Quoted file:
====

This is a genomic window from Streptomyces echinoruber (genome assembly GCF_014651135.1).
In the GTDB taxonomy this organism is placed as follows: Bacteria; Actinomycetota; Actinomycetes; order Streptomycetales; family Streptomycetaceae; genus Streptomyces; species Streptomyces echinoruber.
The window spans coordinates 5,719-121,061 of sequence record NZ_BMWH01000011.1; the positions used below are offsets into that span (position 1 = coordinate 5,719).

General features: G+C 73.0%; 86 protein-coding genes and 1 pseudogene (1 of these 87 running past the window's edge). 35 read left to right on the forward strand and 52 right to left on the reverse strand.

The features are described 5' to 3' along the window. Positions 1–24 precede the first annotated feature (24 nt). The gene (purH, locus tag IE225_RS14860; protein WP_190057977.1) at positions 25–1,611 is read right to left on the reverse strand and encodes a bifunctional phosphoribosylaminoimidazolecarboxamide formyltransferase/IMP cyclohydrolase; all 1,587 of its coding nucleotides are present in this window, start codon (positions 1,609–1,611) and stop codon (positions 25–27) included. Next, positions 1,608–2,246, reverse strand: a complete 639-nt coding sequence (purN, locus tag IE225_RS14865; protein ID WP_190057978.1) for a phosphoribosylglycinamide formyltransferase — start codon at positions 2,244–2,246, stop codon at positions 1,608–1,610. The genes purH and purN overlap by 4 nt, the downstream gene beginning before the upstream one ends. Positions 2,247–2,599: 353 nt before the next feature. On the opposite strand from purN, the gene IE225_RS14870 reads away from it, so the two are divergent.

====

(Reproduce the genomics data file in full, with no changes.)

This is a genomic window from Streptomyces echinoruber (genome assembly GCF_014651135.1).
In the GTDB taxonomy this organism is placed as follows: Bacteria; Actinomycetota; Actinomycetes; order Streptomycetales; family Streptomycetaceae; genus Streptomyces; species Streptomyces echinoruber.
The window spans coordinates 5,719-121,061 of sequence record NZ_BMWH01000011.1; the positions used below are offsets into that span (position 1 = coordinate 5,719).

General features: G+C 73.0%; 86 protein-coding genes and 1 pseudogene (1 of these 87 running past the window's edge). 35 read left to right on the forward strand and 52 right to left on the reverse strand.

The features are described 5' to 3' along the window. Positions 1–24 precede the first annotated feature (24 nt). The gene (purH, locus tag IE225_RS14860; protein WP_190057977.1) at positions 25–1,611 is read right to left on the reverse strand and encodes a bifunctional phosphoribosylaminoimidazolecarboxamide formyltransferase/IMP cyclohydrolase; all 1,587 of its coding nucleotides are present in this window, start codon (positions 1,609–1,611) and stop codon (positions 25–27) included. Next, positions 1,608–2,246, reverse strand: a complete 639-nt coding sequence (purN, locus tag IE225_RS14865; protein ID WP_190057978.1) for a phosphoribosylglycinamide formyltransferase — start codon at positions 2,244–2,246, stop codon at positions 1,608–1,610. The genes purH and purN overlap by 4 nt, the downstream gene beginning before the upstream one ends. Positions 2,247–2,599: 353 nt before the next feature. On the opposite strand from purN, the gene IE225_RS14870 reads away from it, so the two are divergent.